Weekly Analysis: Last week we saw some bullish action that nullified the US Dollar gains from a week before but the pair was confined in a relatively small range and movement wasn’t strong.
The 50 days Exponential Moving Average is still flat and the pair reverses all directional moves so we can safely say that control doesn’t clearly belong to either side. The first barriers for the pair this week are 1.1240 as resistance and 1.1150 as support; a break of the former will open the door for a touch of 1.1340 while a break of the latter will likely take price into 1.1060. Until the pair breaks one of the two lines, our bias is neutral.
The week starts in full force Monday with the release of the German IFO Business Climate (a large survey of about 7,000 businesses) and Mario Draghi’s testimony before the Committee on Economic and Monetary Affairs of European Parliament. The latter event is prone to trigger high volatility and possibly irregular movement so caution is recommended.
Tuesday focus shifts on the US Dollar for the release of the U.S. Consumer Sentiment, a survey that asks about 5,000 households to give their opinions on current and future economic conditions. Wednesday Fed Chair Yellen will testify before the Committee on Financial Services and another notable release is the U.S. Durable Goods Orders, an indicator that tracks changes in orders for goods with a life expectancy of more than three years. The testimony is of course the more important event of the two and may generate strong US Dollar movement.
Thursday we take a look at the United States Gross Domestic Product (Final version), which is considered the main gauge of overall economic performance and the week finishes Friday with the German Retail Sales and the European Flash Estimate version of the Consumer Price Index.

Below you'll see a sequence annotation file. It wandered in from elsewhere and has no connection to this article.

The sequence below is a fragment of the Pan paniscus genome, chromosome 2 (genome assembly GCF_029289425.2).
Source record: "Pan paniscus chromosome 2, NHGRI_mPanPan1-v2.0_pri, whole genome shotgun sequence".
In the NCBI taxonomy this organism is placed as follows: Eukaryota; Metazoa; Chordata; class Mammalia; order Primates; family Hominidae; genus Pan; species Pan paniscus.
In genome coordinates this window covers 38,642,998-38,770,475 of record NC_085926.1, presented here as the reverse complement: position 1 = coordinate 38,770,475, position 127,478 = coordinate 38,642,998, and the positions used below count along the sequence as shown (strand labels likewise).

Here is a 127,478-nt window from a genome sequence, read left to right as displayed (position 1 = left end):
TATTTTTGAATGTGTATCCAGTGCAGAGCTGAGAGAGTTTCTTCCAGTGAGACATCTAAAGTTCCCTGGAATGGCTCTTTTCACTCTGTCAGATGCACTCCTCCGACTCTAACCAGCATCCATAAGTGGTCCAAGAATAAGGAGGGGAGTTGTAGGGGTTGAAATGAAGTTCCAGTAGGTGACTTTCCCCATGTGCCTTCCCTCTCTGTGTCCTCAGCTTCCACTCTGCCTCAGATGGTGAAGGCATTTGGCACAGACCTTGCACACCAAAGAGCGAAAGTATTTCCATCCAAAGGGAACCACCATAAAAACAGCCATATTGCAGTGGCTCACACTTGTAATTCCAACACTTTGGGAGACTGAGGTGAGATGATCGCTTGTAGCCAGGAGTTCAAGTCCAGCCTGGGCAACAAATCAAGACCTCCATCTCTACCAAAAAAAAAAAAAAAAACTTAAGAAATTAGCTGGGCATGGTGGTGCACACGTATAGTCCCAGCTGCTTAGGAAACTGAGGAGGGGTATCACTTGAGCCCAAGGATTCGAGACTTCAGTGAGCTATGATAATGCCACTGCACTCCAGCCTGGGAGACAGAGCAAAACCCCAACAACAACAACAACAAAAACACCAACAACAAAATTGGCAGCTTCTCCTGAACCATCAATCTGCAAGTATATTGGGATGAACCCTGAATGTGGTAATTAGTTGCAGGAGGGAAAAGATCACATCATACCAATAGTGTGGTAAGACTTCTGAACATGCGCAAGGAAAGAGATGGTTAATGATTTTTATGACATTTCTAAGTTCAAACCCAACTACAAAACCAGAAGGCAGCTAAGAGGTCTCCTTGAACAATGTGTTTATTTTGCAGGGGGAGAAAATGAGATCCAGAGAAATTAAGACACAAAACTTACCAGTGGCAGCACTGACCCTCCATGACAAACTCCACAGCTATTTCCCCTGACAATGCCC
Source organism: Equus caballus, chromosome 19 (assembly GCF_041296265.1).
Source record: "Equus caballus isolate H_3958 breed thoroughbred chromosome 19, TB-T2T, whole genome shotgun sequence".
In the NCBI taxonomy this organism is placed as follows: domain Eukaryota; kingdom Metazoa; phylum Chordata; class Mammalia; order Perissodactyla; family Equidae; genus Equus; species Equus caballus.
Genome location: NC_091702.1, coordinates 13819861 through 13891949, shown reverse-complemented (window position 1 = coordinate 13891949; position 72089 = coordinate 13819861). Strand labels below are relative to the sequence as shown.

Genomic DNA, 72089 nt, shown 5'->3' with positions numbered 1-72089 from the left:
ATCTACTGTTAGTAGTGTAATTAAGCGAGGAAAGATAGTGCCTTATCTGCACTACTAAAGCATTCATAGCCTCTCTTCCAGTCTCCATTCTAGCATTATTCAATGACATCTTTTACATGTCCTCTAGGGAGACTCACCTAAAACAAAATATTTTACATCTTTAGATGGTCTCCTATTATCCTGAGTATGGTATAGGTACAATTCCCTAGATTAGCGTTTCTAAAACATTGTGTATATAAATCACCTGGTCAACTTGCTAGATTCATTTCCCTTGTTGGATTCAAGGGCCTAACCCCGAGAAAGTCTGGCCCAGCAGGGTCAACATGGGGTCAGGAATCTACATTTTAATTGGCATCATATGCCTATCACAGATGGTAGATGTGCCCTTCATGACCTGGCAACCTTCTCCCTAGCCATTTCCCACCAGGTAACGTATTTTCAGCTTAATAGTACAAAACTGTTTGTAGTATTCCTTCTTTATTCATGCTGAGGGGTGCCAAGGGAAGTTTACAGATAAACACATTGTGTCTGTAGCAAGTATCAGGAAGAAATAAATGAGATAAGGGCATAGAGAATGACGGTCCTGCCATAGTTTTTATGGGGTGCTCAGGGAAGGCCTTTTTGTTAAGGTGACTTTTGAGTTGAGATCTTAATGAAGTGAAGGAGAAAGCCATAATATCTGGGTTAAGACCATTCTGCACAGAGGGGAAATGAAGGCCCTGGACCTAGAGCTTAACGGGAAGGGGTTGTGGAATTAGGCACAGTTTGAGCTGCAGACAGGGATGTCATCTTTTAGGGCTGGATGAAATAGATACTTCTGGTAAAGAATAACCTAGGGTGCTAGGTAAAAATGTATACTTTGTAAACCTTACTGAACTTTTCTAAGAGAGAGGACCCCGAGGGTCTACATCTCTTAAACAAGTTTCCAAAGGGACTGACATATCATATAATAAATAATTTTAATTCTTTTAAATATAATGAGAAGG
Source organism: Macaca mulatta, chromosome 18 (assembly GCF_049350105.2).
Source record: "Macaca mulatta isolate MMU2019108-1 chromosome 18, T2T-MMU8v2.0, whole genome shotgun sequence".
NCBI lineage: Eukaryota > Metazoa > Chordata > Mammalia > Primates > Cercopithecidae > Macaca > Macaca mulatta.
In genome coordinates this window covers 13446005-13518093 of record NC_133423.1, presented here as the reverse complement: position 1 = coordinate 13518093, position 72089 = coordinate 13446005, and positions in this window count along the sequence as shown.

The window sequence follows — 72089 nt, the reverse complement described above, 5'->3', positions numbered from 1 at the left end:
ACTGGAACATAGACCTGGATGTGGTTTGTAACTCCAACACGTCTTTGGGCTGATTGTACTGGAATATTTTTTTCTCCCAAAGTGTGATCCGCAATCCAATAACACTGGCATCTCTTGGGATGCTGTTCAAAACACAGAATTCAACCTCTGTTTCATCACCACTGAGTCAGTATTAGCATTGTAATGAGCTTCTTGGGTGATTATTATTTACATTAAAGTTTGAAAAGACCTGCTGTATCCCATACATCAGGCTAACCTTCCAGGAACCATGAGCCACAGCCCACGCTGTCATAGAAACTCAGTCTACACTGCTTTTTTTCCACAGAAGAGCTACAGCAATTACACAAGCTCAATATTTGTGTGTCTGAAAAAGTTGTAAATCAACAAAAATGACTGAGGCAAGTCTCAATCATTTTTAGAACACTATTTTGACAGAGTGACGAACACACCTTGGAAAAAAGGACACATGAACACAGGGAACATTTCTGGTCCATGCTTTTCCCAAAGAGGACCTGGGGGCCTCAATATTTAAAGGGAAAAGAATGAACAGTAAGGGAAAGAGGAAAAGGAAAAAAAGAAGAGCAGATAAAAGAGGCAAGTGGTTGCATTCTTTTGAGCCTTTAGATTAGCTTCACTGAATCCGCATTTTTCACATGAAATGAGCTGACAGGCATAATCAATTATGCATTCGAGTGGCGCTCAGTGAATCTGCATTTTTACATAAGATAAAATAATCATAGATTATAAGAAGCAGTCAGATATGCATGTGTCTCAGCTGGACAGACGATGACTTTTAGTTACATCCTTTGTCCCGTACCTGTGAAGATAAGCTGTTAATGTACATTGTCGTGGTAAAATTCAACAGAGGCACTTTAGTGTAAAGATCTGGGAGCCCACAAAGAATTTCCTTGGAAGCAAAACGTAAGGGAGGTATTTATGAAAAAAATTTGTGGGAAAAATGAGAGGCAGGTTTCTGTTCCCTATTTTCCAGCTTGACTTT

The pair showed mixed movement last week, initially dropping, then climbing just to fall again during the last day of the week. Movement has slowed down but the latest impulse is bearish.
The bulls attempted to take the pair above 1.3070 but after a small climb above the mentioned level, price dropped and now the door is open for a touch of 1.2865 support. The Stochastic is oversold and looks to cross upwards so we will most likely see some bullish movement this week but as long as the pair remains below 1.3070, our bias is bearish for a touch of the support mentioned earlier.
The week ahead is slow for the Pound as far as economic releases are concerned: the busiest day will be Friday when the Final Gross Domestic Product and the Current Account are released. The former is the main measure of the economy’s health and the latter shows the difference between the value of imported and exported goods and services. Even if there are not a lot of economic releases, this doesn’t mean that the pair will have a slow week in terms of movement and as always, the U.S. events will have a direct impact.
Written by: Bogdan Giulvezan